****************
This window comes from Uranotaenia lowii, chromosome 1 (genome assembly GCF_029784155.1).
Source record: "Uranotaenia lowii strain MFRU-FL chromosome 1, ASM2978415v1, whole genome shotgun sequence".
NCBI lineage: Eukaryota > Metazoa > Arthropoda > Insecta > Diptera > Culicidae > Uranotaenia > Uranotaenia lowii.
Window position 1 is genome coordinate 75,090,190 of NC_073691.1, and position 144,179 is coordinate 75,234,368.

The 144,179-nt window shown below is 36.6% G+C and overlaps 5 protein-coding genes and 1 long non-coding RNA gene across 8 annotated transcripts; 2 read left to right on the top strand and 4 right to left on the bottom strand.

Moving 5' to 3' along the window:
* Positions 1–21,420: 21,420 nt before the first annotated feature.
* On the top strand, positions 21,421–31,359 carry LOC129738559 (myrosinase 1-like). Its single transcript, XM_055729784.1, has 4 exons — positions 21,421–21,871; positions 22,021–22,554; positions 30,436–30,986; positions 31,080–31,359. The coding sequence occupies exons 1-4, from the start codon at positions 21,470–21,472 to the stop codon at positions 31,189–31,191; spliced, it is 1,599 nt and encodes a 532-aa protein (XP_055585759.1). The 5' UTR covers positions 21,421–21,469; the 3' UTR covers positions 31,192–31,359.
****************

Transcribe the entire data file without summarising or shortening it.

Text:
This window comes from Uranotaenia lowii, chromosome 1 (genome assembly GCF_029784155.1).
Source record: "Uranotaenia lowii strain MFRU-FL chromosome 1, ASM2978415v1, whole genome shotgun sequence".
NCBI lineage: Eukaryota > Metazoa > Arthropoda > Insecta > Diptera > Culicidae > Uranotaenia > Uranotaenia lowii.
Window position 1 is genome coordinate 75,090,190 of NC_073691.1, and position 144,179 is coordinate 75,234,368.

The 144,179-nt window shown below is 36.6% G+C and overlaps 5 protein-coding genes and 1 long non-coding RNA gene across 8 annotated transcripts; 2 read left to right on the top strand and 4 right to left on the bottom strand.

Moving 5' to 3' along the window:
* Positions 1–21,420: 21,420 nt before the first annotated feature.
* On the top strand, positions 21,421–31,359 carry LOC129738559 (myrosinase 1-like). Its single transcript, XM_055729784.1, has 4 exons — positions 21,421–21,871; positions 22,021–22,554; positions 30,436–30,986; positions 31,080–31,359. The coding sequence occupies exons 1-4, from the start codon at positions 21,470–21,472 to the stop codon at positions 31,189–31,191; spliced, it is 1,599 nt and encodes a 532-aa protein (XP_055585759.1). The 5' UTR covers positions 21,421–21,469; the 3' UTR covers positions 31,192–31,359.